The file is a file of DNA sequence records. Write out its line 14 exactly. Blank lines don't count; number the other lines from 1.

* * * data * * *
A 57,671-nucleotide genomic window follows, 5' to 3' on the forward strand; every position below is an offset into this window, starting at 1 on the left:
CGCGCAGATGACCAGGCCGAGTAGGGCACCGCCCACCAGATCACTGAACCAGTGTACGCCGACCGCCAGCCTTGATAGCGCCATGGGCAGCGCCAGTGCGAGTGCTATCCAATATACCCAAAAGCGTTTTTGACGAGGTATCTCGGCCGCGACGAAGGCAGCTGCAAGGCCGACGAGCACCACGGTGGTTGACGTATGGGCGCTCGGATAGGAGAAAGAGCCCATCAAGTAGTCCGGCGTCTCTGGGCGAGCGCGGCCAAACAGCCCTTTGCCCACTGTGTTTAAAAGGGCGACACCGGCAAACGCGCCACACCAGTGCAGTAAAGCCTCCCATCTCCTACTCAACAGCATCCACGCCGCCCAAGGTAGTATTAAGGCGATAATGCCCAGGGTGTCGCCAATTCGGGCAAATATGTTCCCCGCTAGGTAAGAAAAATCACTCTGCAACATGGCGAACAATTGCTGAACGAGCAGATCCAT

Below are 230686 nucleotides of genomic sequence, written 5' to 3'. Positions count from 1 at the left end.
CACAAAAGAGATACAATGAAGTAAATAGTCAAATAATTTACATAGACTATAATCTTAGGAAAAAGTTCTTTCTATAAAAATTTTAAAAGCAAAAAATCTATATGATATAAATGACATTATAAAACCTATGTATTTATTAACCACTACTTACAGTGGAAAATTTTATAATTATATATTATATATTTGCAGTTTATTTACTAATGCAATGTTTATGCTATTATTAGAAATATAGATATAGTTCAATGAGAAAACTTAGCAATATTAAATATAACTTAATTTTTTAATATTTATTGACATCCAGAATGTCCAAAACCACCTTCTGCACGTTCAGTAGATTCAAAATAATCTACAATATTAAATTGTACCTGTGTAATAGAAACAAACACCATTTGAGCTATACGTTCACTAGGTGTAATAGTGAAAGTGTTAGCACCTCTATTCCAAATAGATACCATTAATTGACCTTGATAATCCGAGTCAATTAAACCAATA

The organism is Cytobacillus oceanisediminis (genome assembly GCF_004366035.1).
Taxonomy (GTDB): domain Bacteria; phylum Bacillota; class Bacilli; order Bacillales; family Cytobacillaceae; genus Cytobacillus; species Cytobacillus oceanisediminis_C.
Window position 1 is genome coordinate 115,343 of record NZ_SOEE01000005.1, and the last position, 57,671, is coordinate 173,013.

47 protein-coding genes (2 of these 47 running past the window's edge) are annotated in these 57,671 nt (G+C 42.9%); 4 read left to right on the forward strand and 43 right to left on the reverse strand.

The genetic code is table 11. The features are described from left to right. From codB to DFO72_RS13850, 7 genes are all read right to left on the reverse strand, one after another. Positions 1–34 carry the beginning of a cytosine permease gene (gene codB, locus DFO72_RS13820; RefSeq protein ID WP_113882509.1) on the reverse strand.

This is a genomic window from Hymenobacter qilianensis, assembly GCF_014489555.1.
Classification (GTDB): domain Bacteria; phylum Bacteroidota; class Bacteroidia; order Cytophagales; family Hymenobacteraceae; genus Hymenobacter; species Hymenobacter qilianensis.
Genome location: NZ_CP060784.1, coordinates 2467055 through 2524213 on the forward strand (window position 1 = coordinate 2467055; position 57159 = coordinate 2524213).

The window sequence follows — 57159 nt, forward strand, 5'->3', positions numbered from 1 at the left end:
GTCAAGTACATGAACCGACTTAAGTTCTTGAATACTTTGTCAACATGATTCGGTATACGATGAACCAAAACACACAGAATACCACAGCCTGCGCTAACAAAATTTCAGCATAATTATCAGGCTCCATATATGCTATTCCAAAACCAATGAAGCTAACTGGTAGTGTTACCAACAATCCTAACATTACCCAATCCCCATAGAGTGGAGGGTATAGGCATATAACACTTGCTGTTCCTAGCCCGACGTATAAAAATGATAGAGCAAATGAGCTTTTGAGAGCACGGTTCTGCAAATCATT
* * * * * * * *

GTCAAGTACATGAACCGACTTAAGTTCTTGAATACTTTGTCAACATGATTCGGTATACGATGAACCAAAACACACAGAATACCACAGCCTGCGCTAACAAAATTTCAGCATAATTATCAGGCTCCATATATGCTATTCCAAAACCAATGAAGCTAACTGGTAGTGTTACCAACAATCCTAACATTACCCAATCCCCATAGAGTGGAGGGTATAGGCATATAACACTTGCTGTTCCTAGCCCGACGTATAAAAATGATAGAGCAAATGAGCTTTTGAGAGCACGGTTCTGCAAATCATT